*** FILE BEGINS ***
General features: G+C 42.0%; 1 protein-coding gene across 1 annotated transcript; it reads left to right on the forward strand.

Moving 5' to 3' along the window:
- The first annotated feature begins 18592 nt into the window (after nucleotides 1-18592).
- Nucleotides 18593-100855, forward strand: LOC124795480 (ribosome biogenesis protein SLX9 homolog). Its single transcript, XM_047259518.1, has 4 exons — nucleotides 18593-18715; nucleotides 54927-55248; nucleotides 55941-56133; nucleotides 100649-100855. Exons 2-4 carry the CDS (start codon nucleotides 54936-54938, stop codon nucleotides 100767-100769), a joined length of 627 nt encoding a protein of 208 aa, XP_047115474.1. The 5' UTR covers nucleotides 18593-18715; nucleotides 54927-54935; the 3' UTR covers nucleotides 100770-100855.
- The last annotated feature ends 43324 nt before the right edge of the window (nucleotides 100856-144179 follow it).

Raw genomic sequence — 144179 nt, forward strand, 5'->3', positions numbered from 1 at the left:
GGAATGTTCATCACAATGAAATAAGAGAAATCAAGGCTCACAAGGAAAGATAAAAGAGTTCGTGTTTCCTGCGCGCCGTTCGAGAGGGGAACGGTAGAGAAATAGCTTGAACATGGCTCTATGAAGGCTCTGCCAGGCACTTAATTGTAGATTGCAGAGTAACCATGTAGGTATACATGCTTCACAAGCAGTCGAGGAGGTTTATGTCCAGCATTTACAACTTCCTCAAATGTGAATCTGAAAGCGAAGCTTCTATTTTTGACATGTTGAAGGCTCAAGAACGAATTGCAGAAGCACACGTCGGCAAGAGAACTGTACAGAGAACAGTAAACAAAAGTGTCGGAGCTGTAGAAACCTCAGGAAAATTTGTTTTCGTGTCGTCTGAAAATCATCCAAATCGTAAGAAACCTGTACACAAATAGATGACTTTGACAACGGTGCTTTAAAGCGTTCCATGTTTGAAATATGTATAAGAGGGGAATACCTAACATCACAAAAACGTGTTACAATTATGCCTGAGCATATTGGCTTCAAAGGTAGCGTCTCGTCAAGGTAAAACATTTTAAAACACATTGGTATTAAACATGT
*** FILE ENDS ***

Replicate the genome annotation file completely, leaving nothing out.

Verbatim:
General features: G+C 42.0%; 1 protein-coding gene across 1 annotated transcript; it reads left to right on the forward strand.

Moving 5' to 3' along the window:
- The first annotated feature begins 18592 nt into the window (after nucleotides 1-18592).
- Nucleotides 18593-100855, forward strand: LOC124795480 (ribosome biogenesis protein SLX9 homolog). Its single transcript, XM_047259518.1, has 4 exons — nucleotides 18593-18715; nucleotides 54927-55248; nucleotides 55941-56133; nucleotides 100649-100855. Exons 2-4 carry the CDS (start codon nucleotides 54936-54938, stop codon nucleotides 100767-100769), a joined length of 627 nt encoding a protein of 208 aa, XP_047115474.1. The 5' UTR covers nucleotides 18593-18715; nucleotides 54927-54935; the 3' UTR covers nucleotides 100770-100855.
- The last annotated feature ends 43324 nt before the right edge of the window (nucleotides 100856-144179 follow it).

Raw genomic sequence — 144179 nt, forward strand, 5'->3', positions numbered from 1 at the left:
GGAATGTTCATCACAATGAAATAAGAGAAATCAAGGCTCACAAGGAAAGATAAAAGAGTTCGTGTTTCCTGCGCGCCGTTCGAGAGGGGAACGGTAGAGAAATAGCTTGAACATGGCTCTATGAAGGCTCTGCCAGGCACTTAATTGTAGATTGCAGAGTAACCATGTAGGTATACATGCTTCACAAGCAGTCGAGGAGGTTTATGTCCAGCATTTACAACTTCCTCAAATGTGAATCTGAAAGCGAAGCTTCTATTTTTGACATGTTGAAGGCTCAAGAACGAATTGCAGAAGCACACGTCGGCAAGAGAACTGTACAGAGAACAGTAAACAAAAGTGTCGGAGCTGTAGAAACCTCAGGAAAATTTGTTTTCGTGTCGTCTGAAAATCATCCAAATCGTAAGAAACCTGTACACAAATAGATGACTTTGACAACGGTGCTTTAAAGCGTTCCATGTTTGAAATATGTATAAGAGGGGAATACCTAACATCACAAAAACGTGTTACAATTATGCCTGAGCATATTGGCTTCAAAGGTAGCGTCTCGTCAAGGTAAAACATTTTAAAACACATTGGTATTAAACATGT